How to break the cycle of children seeking negative attention over positive attention

Some kids crave attention, this is fact. We all know them from the super helpful ones who want to sharpen every pencil in the school to the ones who seemingly shout out for everything with no real reason. The trick here is a change in the adults practice in the room. We need to give nothing, or at the very least minimal attention when they are doing something wrong. If a child shouts out on the carpet, rather than stopping to reprimand them verbally, simply hold a hand up and continue. Planned ignoring works well but only when things are safe; there is no point using planned ignoring if they are climbing the blinds! On the other hand, when they are doing appropriate things, give them things to do. Let people stand at the front of the line, take the register down to the office, run errands, answer questions. It doesn’t need to be explicit, just don’t ignore them when they are behaving properly otherwise they’ll revert back to negative tactics.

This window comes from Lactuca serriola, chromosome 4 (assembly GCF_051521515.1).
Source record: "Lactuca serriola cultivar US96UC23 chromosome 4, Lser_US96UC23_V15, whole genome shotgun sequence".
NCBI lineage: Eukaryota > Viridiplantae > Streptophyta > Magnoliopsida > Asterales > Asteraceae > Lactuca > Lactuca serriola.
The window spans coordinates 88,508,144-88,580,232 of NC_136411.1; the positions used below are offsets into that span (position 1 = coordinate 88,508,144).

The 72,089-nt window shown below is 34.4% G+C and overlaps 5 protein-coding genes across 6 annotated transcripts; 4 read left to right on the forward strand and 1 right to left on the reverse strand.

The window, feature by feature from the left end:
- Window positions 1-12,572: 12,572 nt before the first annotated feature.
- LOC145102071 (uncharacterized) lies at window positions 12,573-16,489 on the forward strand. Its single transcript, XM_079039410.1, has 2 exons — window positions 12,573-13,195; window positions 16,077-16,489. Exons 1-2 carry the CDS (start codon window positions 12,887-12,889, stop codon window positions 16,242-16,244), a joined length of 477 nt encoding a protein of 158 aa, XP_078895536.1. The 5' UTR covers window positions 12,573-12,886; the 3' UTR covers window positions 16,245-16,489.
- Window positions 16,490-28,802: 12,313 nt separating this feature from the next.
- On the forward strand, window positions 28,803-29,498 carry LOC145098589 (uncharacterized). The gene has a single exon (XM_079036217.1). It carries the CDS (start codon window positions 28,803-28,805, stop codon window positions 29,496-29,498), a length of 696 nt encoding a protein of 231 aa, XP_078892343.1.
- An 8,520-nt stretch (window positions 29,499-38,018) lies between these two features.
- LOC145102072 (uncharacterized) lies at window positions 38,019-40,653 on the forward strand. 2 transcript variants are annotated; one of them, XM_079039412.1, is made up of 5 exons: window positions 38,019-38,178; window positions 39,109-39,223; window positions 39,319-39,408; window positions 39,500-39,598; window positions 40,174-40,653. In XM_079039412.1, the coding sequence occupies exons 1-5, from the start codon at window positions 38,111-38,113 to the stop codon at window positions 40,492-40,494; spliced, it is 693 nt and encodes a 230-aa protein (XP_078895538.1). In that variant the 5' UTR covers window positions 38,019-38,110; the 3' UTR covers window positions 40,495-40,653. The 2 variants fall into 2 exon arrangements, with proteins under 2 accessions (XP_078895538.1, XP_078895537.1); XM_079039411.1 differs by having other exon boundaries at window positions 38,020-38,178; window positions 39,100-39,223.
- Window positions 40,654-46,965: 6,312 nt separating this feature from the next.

Children who can’t keep hands to themselves, e.g. nipping

Without much context, I will take it that this is something that is happening in class such as being on the carpet or lining up. If children are lining up, manoeuvre them into positions that will keep them from others. They could hold the door or stand at the front with no-one in front of them. If it is a carpet issue, move them with some space and keep them close to you. Close is safe! If incidents do happen, apply a sanction but be consistent. It may be that it is a few minutes time out every time that they do it. Use a sand timer or something equivalent so that the child can see this as fair. Think of the sanction like speed bumps in the road – small and consistent!